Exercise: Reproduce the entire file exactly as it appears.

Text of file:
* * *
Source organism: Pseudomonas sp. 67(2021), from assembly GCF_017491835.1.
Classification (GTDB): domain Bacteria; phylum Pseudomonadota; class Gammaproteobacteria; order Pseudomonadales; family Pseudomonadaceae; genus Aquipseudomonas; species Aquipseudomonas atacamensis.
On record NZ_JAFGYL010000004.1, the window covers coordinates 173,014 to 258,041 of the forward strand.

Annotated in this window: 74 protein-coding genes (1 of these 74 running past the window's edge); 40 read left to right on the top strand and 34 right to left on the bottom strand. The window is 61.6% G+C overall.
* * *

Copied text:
Source organism: Pseudomonas sp. 67(2021), from assembly GCF_017491835.1.
Classification (GTDB): domain Bacteria; phylum Pseudomonadota; class Gammaproteobacteria; order Pseudomonadales; family Pseudomonadaceae; genus Aquipseudomonas; species Aquipseudomonas atacamensis.
On record NZ_JAFGYL010000004.1, the window covers coordinates 173,014 to 258,041 of the forward strand.

Annotated in this window: 74 protein-coding genes (1 of these 74 running past the window's edge); 40 read left to right on the top strand and 34 right to left on the bottom strand. The window is 61.6% G+C overall.